Packers Bolster Backfield With Former 1,000-Yard Rusher

Getty James Robinson evades a tackle from Oren Burks in a game against the Packers at Lambeau Field on November 15, 2020.

In an effort to help boost their ailing running game, the Green Bay Packers are signing veteran tailback James Robinson to their practice squad, according to NFL Network’s Ian Rapoport.

Once one of the league’s most highly touted running backs, the 25-year-old Robinson has become something of a journeyman after a season-ending Achilles tear in 2021. The year prior, however, he strung together one of the most dominant campaigns ever seen by an undrafted rookie running back. His 1,414 yards from scrimmage through 14 games in 2020 is still a league record and he became just the fourth undrafted free agent to rush for 1,000 yards in a single season, joining Dominic Rhodes, LeGarrette Blount and Phillip Lindsay.

According to, Robinson’s 1,070 yards on the ground were just 34 shy of eclipsing the single-season record for an undrafted rookie held by Rhodes.

It’s likely that Robinson takes the place of Patrick Taylor on the Packers’ practice squad. Taylor is a journeyman in his own right — at least between the team’s active roster and practice squad — who had exhausted all three of his game-day elevations for this season already. The Packers promoted him to their 53-man roster prior to their primetime clash with the Las Vegas Raiders but released him the day after without any intention of re-signing him to the practice squad. That decision marked the end of a three-year run in Green Bay for Taylor.

Last October, Robinson was traded from the Jacksonville Jaguars to the New York Jets in exchange for a sixth-round pick. The Jets had just lost rookie tailback Breece Hall to a torn anterior cruciate ligament and were desperately looking to keep their rushing attack afloat. After four games and just 85 yards on the ground, Robinson signed with the New England Patriots this past off-season, but his tenure was short-lived. He was released during mandatory mini-camp due to concerns centered around his health, per Sports Illustrated.

The Packers aren’t facing the kind of dire circumstances that the Jets endured while trying to absorb the loss of Hall, however, their own running game has been a flop so far this season.

Aaron Jones Returned to Practice on Monday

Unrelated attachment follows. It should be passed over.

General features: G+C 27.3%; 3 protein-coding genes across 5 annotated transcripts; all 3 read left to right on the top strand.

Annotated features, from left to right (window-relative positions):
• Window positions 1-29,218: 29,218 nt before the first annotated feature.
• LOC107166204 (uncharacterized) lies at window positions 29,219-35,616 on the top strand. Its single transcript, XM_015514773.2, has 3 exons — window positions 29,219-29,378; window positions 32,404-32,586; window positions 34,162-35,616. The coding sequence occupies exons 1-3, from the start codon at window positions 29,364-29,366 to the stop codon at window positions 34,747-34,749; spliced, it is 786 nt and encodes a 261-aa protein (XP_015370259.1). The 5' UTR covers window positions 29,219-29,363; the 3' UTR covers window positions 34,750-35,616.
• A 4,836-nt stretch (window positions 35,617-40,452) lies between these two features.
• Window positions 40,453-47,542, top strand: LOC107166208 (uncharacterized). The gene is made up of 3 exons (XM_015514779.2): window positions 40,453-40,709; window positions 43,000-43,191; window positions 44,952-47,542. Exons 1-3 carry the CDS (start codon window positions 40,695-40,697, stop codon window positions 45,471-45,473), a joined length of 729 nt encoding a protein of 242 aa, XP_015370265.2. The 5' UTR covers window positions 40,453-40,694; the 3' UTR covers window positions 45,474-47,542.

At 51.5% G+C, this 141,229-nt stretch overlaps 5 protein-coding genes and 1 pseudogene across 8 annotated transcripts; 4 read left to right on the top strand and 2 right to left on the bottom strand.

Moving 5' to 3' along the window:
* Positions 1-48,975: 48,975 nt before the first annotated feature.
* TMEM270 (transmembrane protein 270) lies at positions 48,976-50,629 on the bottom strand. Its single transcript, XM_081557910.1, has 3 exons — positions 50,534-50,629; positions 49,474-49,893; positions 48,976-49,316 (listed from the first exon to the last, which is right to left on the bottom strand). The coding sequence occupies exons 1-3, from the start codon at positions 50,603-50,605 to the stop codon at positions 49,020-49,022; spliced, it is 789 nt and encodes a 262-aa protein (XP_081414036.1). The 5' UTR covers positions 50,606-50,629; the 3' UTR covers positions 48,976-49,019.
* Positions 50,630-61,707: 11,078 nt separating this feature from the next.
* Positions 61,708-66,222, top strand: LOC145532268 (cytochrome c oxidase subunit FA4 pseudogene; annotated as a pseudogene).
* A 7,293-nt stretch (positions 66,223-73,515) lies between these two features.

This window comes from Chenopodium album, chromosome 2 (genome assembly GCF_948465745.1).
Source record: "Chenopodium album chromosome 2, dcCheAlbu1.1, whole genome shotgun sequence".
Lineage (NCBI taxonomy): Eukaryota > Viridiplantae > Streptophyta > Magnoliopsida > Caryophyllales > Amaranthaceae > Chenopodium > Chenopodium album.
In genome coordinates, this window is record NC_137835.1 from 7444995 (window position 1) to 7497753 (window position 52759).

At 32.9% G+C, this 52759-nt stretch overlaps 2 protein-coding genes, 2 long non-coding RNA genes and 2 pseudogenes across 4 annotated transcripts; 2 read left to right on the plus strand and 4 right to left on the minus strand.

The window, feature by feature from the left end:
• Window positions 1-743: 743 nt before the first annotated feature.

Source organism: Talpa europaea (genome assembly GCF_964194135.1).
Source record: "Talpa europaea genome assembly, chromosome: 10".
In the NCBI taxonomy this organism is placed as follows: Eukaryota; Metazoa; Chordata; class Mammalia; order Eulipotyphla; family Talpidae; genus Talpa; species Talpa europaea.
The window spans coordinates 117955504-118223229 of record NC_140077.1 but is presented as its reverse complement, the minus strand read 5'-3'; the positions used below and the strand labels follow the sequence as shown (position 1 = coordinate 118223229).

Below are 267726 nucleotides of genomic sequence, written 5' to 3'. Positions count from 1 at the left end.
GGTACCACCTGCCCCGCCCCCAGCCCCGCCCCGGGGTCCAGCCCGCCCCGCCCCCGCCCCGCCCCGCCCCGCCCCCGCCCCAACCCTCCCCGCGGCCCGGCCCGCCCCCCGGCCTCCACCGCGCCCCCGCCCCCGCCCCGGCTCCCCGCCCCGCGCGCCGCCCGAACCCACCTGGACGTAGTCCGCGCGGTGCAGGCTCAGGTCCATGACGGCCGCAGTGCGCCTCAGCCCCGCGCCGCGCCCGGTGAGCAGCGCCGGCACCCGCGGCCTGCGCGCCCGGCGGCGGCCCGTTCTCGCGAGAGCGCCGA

Aaron Jones has been shelved for much of the regular season after sustaining a hamstring injury in the Packers’ September 10 win over the Chicago Bears. While crossing the goal line on a 35-yard touchdown, he pulled up and grabbed the back of his thigh. He’s been back on the field since, but the Packers have been cautious with his management. He logged just 20 offensive snaps in his September 28 return versus the Detroit Lions, but he was shelved once again — even after a 10-day gap between games — against the Raiders.

He was back at practice on Monday, October 16, so there’s optimism that he’ll return to the lineup at full capacity.

If not, though, the Packers will have to continue to lean on the services — or lack thereof — of AJ Dillon. He has yet to crack 200 yards rushing in five games this season despite his 64 attempts, averaging 3.0 yards per carry on the nose. That number is boosted heavily by his remarkably average performance against the Raiders where he rushed 20 times for 76 yards and a score. The team’s faulty rushing attack isn’t the fault of Dillon — the Packers’ offensive line dooms much of the run calls before they even begin.

Aaron Jones, James Robinson, Barry Sanders; Packers’ Putrid Run Blocking Makes it a Moot Point

Expecting Jones to have much success with porous blocking up front is setting him up for failure, but ideally, that’s something that was addressed during the Packers’ bye week. It doesn’t matter if it’s Jones, Dillon, preseason rushing leader Emanuel Wilson or the newly-acquired Robinson — the running game as a whole needs improvement.

“He tilts the field in your favor,” head coach Matt LaFleur said of Jones on Tuesday, October 10. “However, there’s still the expectation that you’ve got to go out there and perform, no matter who’s out there. I never want that to be the narrative — you’ve gotta work around that. That’s football. A lot of teams around the league are dealing with similar situations and you’ve got to find a way.

“That’s all of us. It’s our ability to put together a competent gameplan and it comes down to the guys being able to go out there and execute it. I never want that to be the narrative or the excuse because it really doesn’t matter at the end of the day.”

With Taylor out the door and Jones still evidently hindered by his hamstring injury, Dillon and Wilson were the only two healthy running backs on the Packers’ roster — practice squad included. Assuming Robinson is able to get up to speed with the playbook, there’s a chance that he could be elevated for the team’s October 22 game against the Denver Broncos.